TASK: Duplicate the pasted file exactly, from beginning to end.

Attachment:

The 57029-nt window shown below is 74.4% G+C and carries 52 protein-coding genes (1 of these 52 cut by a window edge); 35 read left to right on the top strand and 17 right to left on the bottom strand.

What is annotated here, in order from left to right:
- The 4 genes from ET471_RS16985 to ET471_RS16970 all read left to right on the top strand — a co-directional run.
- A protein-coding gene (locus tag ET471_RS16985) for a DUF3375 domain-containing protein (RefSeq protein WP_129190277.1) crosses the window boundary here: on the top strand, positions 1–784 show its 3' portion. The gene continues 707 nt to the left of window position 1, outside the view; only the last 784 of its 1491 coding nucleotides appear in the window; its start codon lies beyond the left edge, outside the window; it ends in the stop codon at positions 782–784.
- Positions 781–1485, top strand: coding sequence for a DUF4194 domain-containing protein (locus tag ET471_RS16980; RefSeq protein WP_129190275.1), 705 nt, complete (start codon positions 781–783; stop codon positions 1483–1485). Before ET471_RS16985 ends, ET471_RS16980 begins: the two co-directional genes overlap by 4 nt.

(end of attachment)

The 57029-nt window shown below is 74.4% G+C and carries 52 protein-coding genes (1 of these 52 cut by a window edge); 35 read left to right on the top strand and 17 right to left on the bottom strand.

What is annotated here, in order from left to right:
- The 4 genes from ET471_RS16985 to ET471_RS16970 all read left to right on the top strand — a co-directional run.
- A protein-coding gene (locus tag ET471_RS16985) for a DUF3375 domain-containing protein (RefSeq protein WP_129190277.1) crosses the window boundary here: on the top strand, positions 1–784 show its 3' portion. The gene continues 707 nt to the left of window position 1, outside the view; only the last 784 of its 1491 coding nucleotides appear in the window; its start codon lies beyond the left edge, outside the window; it ends in the stop codon at positions 782–784.
- Positions 781–1485, top strand: coding sequence for a DUF4194 domain-containing protein (locus tag ET471_RS16980; RefSeq protein WP_129190275.1), 705 nt, complete (start codon positions 781–783; stop codon positions 1483–1485). Before ET471_RS16985 ends, ET471_RS16980 begins: the two co-directional genes overlap by 4 nt.